Mr. Spock’s head cooled in a wooden crate for 10 years before someone noticed something was wrong.
The piercing eyes looked great. The pointy ears were perfectly preserved. The tweezed eyebrows jutted upward at just the proper angles. But the hair? Everybody knows Spock had a bowl cut and his hair almost looked plastic in its precision.
Cold storage had somehow made Spock’s hair shaggy.
This, Star Trek fans, was a problem.
And the fact that someone with the Hollywood Sci-Fi Museum had noticed the problem, that’s what told Steve and Lori Greenthal and Chris Liebl — the owners of Spock, Kirk and the rest of the crew of the Starship Enterprise — that they didn’t have to be sad about saying goodbye to their seven wax friends. They had done the right thing.
Of course, to appreciate what happened to Spock’s hair, you have to understand how a wax Dudley Moore figurine, margaritas over dinner, an airplane hangar and a hole in the ceiling figure into the story.
Steve who grew up in Pomona and Lori, who grew up in Cypress, went to the Movieland Wax Museum auction in 2006 ready to buy. Movieland, the once-popular tourist attraction in Buena Park, had gone out of business and was parting ways with its wax replicas of movie stars. On the day they showed up for that auction, Steve and Lori had no idea they would someday be involved in Star Trek lore. They each called themselves “Star Trek fans, but not freaks.” They had never been to a convention, never participated in cosplay.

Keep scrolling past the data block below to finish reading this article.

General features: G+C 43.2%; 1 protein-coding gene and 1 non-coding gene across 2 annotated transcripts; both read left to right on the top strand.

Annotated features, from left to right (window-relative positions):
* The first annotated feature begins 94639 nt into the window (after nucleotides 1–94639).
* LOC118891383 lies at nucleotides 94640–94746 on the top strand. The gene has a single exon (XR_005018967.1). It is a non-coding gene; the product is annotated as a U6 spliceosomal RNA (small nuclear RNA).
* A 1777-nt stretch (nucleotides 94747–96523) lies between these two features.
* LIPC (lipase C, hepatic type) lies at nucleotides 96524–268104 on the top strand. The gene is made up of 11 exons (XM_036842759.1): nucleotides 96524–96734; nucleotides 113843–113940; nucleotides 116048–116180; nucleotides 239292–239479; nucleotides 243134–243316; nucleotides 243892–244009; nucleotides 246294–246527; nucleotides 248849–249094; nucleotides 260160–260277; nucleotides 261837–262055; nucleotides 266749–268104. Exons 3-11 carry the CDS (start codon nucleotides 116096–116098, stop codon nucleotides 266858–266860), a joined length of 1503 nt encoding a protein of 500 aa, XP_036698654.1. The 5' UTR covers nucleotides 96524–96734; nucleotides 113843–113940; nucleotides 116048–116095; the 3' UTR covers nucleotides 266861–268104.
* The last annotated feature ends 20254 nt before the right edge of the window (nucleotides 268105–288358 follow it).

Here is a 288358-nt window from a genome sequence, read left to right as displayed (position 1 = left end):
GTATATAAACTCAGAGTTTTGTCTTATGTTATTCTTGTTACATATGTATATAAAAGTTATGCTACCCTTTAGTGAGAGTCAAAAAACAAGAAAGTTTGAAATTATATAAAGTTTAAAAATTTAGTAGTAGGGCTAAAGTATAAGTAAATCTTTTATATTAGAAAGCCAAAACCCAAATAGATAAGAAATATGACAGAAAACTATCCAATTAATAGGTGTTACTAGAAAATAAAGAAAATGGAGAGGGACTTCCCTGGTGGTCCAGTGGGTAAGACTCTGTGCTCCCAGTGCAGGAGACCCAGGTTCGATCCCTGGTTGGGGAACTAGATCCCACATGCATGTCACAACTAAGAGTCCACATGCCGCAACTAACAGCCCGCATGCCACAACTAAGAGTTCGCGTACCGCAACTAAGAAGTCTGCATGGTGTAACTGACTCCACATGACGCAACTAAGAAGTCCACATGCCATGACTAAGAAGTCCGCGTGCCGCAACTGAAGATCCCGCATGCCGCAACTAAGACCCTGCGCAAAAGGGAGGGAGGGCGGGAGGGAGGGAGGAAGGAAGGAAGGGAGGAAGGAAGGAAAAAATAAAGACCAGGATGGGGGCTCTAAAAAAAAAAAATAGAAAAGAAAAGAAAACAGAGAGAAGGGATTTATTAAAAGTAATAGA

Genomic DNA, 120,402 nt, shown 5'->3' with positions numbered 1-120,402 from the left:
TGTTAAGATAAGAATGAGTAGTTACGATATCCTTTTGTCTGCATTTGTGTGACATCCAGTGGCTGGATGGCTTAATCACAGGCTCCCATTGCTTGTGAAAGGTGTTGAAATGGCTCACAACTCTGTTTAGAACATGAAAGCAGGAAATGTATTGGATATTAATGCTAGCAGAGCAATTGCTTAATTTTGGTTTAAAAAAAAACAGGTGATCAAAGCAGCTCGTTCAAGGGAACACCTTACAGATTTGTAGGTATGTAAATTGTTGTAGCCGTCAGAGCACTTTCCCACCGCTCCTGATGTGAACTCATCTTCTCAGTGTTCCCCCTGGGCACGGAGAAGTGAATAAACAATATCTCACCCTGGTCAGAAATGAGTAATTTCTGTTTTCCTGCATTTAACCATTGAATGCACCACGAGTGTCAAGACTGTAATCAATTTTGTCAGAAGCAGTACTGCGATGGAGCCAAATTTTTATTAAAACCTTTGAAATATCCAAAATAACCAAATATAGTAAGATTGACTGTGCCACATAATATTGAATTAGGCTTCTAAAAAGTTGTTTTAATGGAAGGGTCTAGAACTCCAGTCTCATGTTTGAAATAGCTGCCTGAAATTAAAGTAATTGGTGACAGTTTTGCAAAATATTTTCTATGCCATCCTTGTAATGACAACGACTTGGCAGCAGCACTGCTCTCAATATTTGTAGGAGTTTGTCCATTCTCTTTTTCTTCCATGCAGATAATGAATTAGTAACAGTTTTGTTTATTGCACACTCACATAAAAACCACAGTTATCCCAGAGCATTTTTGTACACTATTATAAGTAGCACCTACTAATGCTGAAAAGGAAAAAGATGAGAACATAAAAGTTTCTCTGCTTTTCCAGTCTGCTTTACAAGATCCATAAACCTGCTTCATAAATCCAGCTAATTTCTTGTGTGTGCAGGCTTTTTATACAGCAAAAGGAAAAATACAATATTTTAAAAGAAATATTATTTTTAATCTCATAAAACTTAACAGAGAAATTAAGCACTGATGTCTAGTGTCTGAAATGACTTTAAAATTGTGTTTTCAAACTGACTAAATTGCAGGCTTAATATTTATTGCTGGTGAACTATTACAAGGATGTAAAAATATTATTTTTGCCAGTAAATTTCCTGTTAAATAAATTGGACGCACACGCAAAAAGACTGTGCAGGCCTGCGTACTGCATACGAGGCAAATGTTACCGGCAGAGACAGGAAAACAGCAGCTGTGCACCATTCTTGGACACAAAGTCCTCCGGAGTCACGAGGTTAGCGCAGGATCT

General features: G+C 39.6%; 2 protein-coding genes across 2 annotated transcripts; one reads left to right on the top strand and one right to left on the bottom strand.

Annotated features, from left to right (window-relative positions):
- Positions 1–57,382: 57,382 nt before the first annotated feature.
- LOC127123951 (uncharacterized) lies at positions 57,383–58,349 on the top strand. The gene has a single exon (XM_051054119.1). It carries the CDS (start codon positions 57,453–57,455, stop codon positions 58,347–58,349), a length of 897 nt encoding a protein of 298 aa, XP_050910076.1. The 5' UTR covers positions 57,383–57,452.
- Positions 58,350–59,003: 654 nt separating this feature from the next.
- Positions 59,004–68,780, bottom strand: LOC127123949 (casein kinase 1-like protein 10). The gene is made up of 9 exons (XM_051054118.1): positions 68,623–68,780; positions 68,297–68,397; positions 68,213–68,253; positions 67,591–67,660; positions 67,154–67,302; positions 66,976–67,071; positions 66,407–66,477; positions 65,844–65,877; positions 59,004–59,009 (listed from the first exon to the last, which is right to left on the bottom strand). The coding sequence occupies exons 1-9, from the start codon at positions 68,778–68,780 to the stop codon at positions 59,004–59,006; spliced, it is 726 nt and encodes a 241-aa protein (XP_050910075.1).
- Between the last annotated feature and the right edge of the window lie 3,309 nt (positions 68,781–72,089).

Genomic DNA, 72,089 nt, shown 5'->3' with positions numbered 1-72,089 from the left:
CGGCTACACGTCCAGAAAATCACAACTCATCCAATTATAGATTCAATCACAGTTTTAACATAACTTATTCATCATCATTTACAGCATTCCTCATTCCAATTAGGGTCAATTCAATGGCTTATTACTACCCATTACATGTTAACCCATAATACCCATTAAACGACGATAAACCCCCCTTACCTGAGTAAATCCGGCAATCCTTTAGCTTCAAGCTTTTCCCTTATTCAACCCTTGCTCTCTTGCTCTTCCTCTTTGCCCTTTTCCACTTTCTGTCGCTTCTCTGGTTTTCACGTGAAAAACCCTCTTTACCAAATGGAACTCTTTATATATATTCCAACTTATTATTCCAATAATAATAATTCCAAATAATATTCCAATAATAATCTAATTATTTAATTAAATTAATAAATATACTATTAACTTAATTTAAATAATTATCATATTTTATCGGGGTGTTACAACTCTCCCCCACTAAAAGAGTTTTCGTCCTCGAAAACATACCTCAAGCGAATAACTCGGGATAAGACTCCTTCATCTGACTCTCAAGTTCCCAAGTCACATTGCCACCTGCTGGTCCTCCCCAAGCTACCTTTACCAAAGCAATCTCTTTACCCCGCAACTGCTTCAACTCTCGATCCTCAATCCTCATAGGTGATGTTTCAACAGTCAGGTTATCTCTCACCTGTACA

Their goals that day were simple: Lori wanted to buy a Dudley Moore figurine from “Arthur,” and Steve wanted a replica of Stella Stevens, a Hollywood bombshell.
The prices for both were too high. “Let’s get out of here,” Steve told Lori.
But before they left, Steve put his name on the “pass list.” In case the person who bought an item can’t come up with the money — they would “pass” on buying it — Movieland needed a backup list.